The Daily Wire: Craig Thomson: Do You Believe Him? - The Daily Wire

Jump to content

  • 33 Pages +
  • 1
  • 2
  • 3
  • 4
  • Last »

Craig Thomson: Do You Believe Him?

#21 User is offline   longweekend58 

  • Advanced Member
  • PipPipPip
  • Group: Members
  • Posts: 577
  • Joined: 04-April 12

Posted 15 May 2012 - 04:08 PM

View Posticey, on 15 May 2012 - 04:02 PM, said:

Not saying it's apples and apples, but I'm reminded of a prominent ex-union guy who took a shot at defamation action against not just his ex-employer, but also the Fairfax press. Gave him braagging rights for a while, in fact, even after he withdrew the complaint (when he told anyone who'd listen that he'd won the case).


his big problem is that he was described as a 'thug'. Given his history, that could easily be construed by a court as true and therefore defamtion fails. Plus, he could lose a costs judgement against him and lose a lot of money.
Register so you can post replies with ease and remove this message.
Already registered? Please login now to make this message go away.
Log in with Facebook Log in with Twitter

0

#22 User is offline   icey 

  • Advanced Member
  • PipPipPip
  • Group: Members
  • Posts: 3501
  • Joined: 13-January 11
  • LocationBrisbane

Posted 15 May 2012 - 04:08 PM

View Postlongweekend58, on 15 May 2012 - 03:59 PM, said:

My only concern is that this might actually represent a break down in his mental health. It certianly isnt a clever thing to be saying.


Someone recently expressed grave concerns over what a politician in such a stressful and hopeless situation might do. Love him or hate him, it would be a tragedy of a very high magnitude.

Nor would it provide any joy for Julia I might add..
Register so you can post replies with ease and remove this message.
Already registered? Please login now to make this message go away.
Log in with Facebook Log in with Twitter

0

#23 User is offline   HDMC 

  • Advanced Member
  • PipPipPip
  • Group: Members
  • Posts: 1616
  • Joined: 14-January 11
  • LocationNQ

Posted 15 May 2012 - 04:16 PM

View Postlongweekend58, on 15 May 2012 - 04:08 PM, said:

his big problem is that he was described as a 'thug'. Given his history, that could easily be construed by a court as true and therefore defamtion fails. Plus, he could lose a costs judgement against him and lose a lot of money.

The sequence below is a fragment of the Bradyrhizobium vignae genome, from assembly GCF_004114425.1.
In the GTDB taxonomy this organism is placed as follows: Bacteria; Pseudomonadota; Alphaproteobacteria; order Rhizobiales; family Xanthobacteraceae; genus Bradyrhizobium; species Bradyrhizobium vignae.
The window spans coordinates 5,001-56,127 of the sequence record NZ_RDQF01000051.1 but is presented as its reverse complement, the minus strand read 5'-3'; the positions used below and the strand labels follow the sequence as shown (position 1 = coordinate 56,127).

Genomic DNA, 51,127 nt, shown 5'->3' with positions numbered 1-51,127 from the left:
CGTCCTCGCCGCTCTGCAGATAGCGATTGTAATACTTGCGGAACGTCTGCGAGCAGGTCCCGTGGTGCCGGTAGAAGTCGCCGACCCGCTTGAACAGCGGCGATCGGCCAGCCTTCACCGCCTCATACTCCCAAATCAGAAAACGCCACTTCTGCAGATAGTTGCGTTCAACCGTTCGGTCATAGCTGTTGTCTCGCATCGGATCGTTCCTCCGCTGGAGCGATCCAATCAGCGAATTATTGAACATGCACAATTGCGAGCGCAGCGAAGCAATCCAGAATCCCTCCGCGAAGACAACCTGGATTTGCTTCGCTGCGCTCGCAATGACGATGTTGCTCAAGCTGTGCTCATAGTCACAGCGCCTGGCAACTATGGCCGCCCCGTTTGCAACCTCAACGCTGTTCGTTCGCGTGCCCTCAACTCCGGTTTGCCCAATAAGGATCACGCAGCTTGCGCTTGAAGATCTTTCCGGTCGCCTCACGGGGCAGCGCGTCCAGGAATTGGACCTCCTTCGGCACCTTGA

Again, irrelevant.

Should Tony Abbott step down or not?
Register so you can post replies with ease and remove this message.
Already registered? Please login now to make this message go away.
Log in with Facebook Log in with Twitter

0

#24 User is offline   longweekend58 

  • Advanced Member
  • PipPipPip
  • Group: Members
  • Posts: 577
  • Joined: 04-April 12

Posted 15 May 2012 - 04:22 PM

View PostHDMC, on 15 May 2012 - 04:16 PM, said:

Again, irrelevant.

Should Tony Abbott step down or not?


You probably dont get the gravity of the accusations against Thomson. If you did or had any comprension of 'scale' within behaviour you wouldnt ask.
Register so you can post replies with ease and remove this message.
Already registered? Please login now to make this message go away.
Log in with Facebook Log in with Twitter

0

#25 User is offline   HDMC 

  • Advanced Member
  • PipPipPip
  • Group: Members
  • Posts: 1616
  • Joined: 14-January 11
  • LocationNQ

Posted 15 May 2012 - 04:30 PM

View Postlongweekend58, on 15 May 2012 - 04:22 PM, said:

You probably dont get the gravity of the accusations against Thomson. If you did or had any comprension of 'scale' within behaviour you wouldnt ask.


The key word is "accusations".

It's not for you, me or anyone else to adjudicate on the "gravity" of any allegations. That's the court's job.


Otherwise you're skating dangerously close to losing the principle of the separation of powers. Is that what you really want?
Register so you can post replies with ease and remove this message.
Already registered? Please login now to make this message go away.
Log in with Facebook Log in with Twitter

0

#26 User is offline   longweekend58 

  • Advanced Member
  • PipPipPip
  • Group: Members
  • Posts: 577
  • Joined: 04-April 12

Posted 15 May 2012 - 04:36 PM

View PostHDMC, on 15 May 2012 - 04:30 PM, said:

The key word is "accusations".

It's not for you, me or anyone else to adjudicate on the "gravity" of any allegations. That's the court's job.


Otherwise you're skating dangerously close to losing the principle of the separation of powers. Is that what you really want?


rubbish. since when was everything all find until the moment the jury says 'guilty'. The notion that Thomsons conduct is acceptable is abhorrent. All over forums we hear the demand for better behaviour from our pollies but as soon as one of 'your lot' is in trouble, you demand 'presumption of innocence'. AS identified earlier, that presumption ONLY applies in a court of law. other organisatiosn and groups make their own determinations. And certainly, the evidence against him is overwhelming. That is the kind of thinking that has led Labor MPs to be jailed with such frequency and for such serious crimes that you might as well build a wing just for the ALP.

If you want better standards then demand them. Just dont pretend that he has no guilt associated with him. That is about the only notion less beleivable than his idiotic explanation.
Register so you can post replies with ease and remove this message.
Already registered? Please login now to make this message go away.
Log in with Facebook Log in with Twitter

0

#27 User is offline   HDMC 

  • Advanced Member
  • PipPipPip
  • Group: Members
  • Posts: 1616
  • Joined: 14-January 11
  • LocationNQ

Posted 15 May 2012 - 04:39 PM

View Postlongweekend58, on 15 May 2012 - 04:36 PM, said:


If you want better standards then demand them. Just dont pretend that he has no guilt associated with him. That is about the only notion less beleivable than his idiotic explanation.


The Prime Minister is open to a Code of Conduct, the Opposition Leader is not.

Now we see why that may be.
Register so you can post replies with ease and remove this message.
Already registered? Please login now to make this message go away.
Log in with Facebook Log in with Twitter

0

#28 User is offline   scotto 

  • Advanced Member
  • PipPipPip
  • View blog
  • Group: Members
  • Posts: 4300
  • Joined: 14-January 11
  • LocationNewcastle, NSW

Posted 15 May 2012 - 04:40 PM